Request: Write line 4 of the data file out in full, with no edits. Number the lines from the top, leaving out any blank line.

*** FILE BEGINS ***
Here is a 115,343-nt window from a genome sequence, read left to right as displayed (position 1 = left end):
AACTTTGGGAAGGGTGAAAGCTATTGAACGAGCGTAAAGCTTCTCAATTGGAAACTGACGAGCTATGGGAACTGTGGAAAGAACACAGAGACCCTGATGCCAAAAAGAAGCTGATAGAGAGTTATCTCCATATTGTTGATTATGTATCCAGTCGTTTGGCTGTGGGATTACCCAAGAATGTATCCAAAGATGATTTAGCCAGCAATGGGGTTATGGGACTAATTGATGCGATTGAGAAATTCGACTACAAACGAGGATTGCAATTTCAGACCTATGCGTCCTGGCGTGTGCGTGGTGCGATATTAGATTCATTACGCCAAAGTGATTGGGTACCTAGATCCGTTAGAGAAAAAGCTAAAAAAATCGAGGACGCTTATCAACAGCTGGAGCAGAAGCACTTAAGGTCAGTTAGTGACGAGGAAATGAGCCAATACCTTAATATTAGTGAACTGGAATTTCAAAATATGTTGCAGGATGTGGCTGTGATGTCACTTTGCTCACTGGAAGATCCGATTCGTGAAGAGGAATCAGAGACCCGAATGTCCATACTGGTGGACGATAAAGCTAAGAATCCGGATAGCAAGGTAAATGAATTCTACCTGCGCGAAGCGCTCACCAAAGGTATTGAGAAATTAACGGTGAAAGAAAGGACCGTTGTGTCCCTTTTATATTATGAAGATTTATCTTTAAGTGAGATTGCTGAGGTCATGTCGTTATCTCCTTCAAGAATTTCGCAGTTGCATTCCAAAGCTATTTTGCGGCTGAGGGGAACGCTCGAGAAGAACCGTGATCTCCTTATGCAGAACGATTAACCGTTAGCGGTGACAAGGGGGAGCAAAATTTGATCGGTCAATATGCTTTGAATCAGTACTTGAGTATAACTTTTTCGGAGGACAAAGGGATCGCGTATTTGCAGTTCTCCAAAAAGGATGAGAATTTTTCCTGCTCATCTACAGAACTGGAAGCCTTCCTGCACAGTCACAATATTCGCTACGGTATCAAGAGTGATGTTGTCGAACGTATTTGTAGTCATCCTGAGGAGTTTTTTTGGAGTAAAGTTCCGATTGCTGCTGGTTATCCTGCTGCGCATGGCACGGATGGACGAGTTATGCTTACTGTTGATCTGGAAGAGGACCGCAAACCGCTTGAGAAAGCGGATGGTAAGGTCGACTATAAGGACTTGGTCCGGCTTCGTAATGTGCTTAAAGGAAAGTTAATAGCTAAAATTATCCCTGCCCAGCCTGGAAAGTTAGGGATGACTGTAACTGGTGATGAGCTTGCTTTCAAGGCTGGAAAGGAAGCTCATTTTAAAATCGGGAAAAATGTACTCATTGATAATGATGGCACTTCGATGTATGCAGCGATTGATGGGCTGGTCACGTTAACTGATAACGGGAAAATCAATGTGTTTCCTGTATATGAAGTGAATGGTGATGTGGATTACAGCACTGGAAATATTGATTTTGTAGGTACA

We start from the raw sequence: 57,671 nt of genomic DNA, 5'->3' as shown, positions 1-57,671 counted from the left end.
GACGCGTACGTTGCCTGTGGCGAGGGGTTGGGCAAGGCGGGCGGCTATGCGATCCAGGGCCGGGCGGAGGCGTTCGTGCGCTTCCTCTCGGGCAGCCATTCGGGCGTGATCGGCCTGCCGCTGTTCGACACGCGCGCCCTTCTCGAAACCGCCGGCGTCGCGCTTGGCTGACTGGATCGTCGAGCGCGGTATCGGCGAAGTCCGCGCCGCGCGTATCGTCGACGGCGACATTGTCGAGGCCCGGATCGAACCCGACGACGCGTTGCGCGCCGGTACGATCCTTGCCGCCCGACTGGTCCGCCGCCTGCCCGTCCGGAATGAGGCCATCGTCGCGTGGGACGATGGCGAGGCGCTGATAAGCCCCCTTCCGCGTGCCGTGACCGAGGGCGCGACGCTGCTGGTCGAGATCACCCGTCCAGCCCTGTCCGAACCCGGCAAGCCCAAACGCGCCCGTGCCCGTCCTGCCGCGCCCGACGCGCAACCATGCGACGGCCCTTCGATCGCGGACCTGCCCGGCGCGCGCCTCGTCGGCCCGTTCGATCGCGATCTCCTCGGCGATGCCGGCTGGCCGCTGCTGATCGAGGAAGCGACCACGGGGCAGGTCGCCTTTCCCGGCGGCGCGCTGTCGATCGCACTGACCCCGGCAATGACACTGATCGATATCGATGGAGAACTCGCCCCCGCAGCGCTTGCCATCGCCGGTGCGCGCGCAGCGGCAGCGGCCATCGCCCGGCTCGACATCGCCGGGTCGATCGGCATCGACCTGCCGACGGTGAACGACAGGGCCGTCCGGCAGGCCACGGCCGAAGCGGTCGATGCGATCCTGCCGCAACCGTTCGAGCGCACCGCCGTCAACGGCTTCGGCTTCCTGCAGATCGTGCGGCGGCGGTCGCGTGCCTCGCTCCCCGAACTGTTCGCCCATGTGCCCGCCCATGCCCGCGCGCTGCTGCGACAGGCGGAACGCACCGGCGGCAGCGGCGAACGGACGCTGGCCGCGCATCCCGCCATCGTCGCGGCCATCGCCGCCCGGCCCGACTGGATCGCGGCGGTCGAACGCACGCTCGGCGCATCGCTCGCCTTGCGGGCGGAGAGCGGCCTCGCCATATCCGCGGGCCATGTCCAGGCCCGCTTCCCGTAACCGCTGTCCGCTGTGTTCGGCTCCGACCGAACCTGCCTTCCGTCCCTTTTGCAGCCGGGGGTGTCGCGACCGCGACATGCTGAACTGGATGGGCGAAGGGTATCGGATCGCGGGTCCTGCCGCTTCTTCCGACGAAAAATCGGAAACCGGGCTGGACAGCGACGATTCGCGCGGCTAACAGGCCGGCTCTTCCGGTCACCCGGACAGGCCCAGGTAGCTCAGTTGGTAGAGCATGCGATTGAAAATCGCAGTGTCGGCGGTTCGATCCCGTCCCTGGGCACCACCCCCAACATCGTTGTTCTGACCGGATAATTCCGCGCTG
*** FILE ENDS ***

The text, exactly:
GACGCGTACGTTGCCTGTGGCGAGGGGTTGGGCAAGGCGGGCGGCTATGCGATCCAGGGCCGGGCGGAGGCGTTCGTGCGCTTCCTCTCGGGCAGCCATTCGGGCGTGATCGGCCTGCCGCTGTTCGACACGCGCGCCCTTCTCGAAACCGCCGGCGTCGCGCTTGGCTGACTGGATCGTCGAGCGCGGTATCGGCGAAGTCCGCGCCGCGCGTATCGTCGACGGCGACATTGTCGAGGCCCGGATCGAACCCGACGACGCGTTGCGCGCCGGTACGATCCTTGCCGCCCGACTGGTCCGCCGCCTGCCCGTCCGGAATGAGGCCATCGTCGCGTGGGACGATGGCGAGGCGCTGATAAGCCCCCTTCCGCGTGCCGTGACCGAGGGCGCGACGCTGCTGGTCGAGATCACCCGTCCAGCCCTGTCCGAACCCGGCAAGCCCAAACGCGCCCGTGCCCGTCCTGCCGCGCCCGACGCGCAACCATGCGACGGCCCTTCGATCGCGGACCTGCCCGGCGCGCGCCTCGTCGGCCCGTTCGATCGCGATCTCCTCGGCGATGCCGGCTGGCCGCTGCTGATCGAGGAAGCGACCACGGGGCAGGTCGCCTTTCCCGGCGGCGCGCTGTCGATCGCACTGACCCCGGCAATGACACTGATCGATATCGATGGAGAACTCGCCCCCGCAGCGCTTGCCATCGCCGGTGCGCGCGCAGCGGCAGCGGCCATCGCCCGGCTCGACATCGCCGGGTCGATCGGCATCGACCTGCCGACGGTGAACGACAGGGCCGTCCGGCAGGCCACGGCCGAAGCGGTCGATGCGATCCTGCCGCAACCGTTCGAGCGCACCGCCGTCAACGGCTTCGGCTTCCTGCAGATCGTGCGGCGGCGGTCGCGTGCCTCGCTCCCCGAACTGTTCGCCCATGTGCCCGCCCATGCCCGCGCGCTGCTGCGACAGGCGGAACGCACCGGCGGCAGCGGCGAACGGACGCTGGCCGCGCATCCCGCCATCGTCGCGGCCATCGCCGCCCGGCCCGACTGGATCGCGGCGGTCGAACGCACGCTCGGCGCATCGCTCGCCTTGCGGGCGGAGAGCGGCCTCGCCATATCCGCGGGCCATGTCCAGGCCCGCTTCCCGTAACCGCTGTCCGCTGTGTTCGGCTCCGACCGAACCTGCCTTCCGTCCCTTTTGCAGCCGGGGGTGTCGCGACCGCGACATGCTGAACTGGATGGGCGAAGGGTATCGGATCGCGGGTCCTGCCGCTTCTTCCGACGAAAAATCGGAAACCGGGCTGGACAGCGACGATTCGCGCGGCTAACAGGCCGGCTCTTCCGGTCACCCGGACAGGCCCAGGTAGCTCAGTTGGTAGAGCATGCGATTGAAAATCGCAGTGTCGGCGGTTCGATCCCGTCCCTGGGCACCACCCCCAACATCGTTGTTCTGACCGGATAATTCCGCGCTG